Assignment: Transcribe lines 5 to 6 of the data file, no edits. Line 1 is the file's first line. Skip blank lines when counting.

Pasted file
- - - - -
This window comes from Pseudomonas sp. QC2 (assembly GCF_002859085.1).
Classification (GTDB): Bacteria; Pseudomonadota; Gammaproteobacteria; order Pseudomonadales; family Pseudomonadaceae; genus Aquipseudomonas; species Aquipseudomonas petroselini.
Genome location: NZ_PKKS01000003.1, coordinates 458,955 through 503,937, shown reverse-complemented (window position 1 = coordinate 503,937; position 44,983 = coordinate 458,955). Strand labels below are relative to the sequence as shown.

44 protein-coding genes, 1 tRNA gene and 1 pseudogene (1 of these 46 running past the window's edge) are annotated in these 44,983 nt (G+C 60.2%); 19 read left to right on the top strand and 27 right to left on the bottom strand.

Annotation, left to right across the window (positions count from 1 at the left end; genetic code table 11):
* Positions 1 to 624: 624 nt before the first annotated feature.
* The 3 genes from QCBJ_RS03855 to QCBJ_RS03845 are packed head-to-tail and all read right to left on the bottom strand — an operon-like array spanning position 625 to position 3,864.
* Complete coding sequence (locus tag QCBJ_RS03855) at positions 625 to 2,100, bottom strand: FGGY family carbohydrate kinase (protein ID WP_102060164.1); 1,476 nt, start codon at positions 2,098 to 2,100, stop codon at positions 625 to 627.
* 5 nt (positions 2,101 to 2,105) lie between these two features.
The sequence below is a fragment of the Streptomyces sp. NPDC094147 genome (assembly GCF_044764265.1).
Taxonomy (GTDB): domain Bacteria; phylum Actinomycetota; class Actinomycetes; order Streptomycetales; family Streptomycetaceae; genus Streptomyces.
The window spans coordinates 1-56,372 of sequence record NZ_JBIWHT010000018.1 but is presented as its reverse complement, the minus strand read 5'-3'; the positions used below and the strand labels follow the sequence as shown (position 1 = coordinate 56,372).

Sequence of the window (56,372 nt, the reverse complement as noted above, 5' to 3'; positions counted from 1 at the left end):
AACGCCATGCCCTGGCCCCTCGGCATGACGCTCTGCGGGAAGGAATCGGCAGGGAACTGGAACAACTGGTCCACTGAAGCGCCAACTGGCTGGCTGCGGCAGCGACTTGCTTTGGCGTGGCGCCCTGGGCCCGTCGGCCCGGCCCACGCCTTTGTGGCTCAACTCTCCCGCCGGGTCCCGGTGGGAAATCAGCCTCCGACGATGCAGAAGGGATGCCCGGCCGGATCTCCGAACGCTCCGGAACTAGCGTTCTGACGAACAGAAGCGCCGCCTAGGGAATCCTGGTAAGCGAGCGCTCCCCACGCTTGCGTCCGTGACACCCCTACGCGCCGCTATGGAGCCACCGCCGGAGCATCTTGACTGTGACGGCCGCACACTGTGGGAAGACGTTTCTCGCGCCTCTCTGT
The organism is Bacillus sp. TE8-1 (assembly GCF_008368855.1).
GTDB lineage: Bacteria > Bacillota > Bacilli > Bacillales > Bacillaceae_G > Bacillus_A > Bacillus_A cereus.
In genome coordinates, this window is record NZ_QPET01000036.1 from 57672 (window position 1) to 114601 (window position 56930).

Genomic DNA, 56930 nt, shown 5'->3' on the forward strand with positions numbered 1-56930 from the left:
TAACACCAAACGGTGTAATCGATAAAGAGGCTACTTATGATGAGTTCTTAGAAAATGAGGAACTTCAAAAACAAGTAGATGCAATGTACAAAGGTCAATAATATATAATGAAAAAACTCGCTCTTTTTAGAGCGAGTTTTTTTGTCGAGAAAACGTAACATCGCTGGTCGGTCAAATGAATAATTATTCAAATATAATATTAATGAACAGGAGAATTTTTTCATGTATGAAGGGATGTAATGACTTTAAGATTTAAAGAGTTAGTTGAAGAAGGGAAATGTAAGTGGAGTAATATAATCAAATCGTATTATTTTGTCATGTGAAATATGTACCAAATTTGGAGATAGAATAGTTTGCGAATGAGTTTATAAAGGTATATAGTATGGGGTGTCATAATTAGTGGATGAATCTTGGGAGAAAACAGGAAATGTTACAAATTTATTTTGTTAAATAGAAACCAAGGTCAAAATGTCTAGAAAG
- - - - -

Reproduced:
Annotation, left to right across the window (positions count from 1 at the left end; genetic code table 11):
* Positions 1 to 624: 624 nt before the first annotated feature.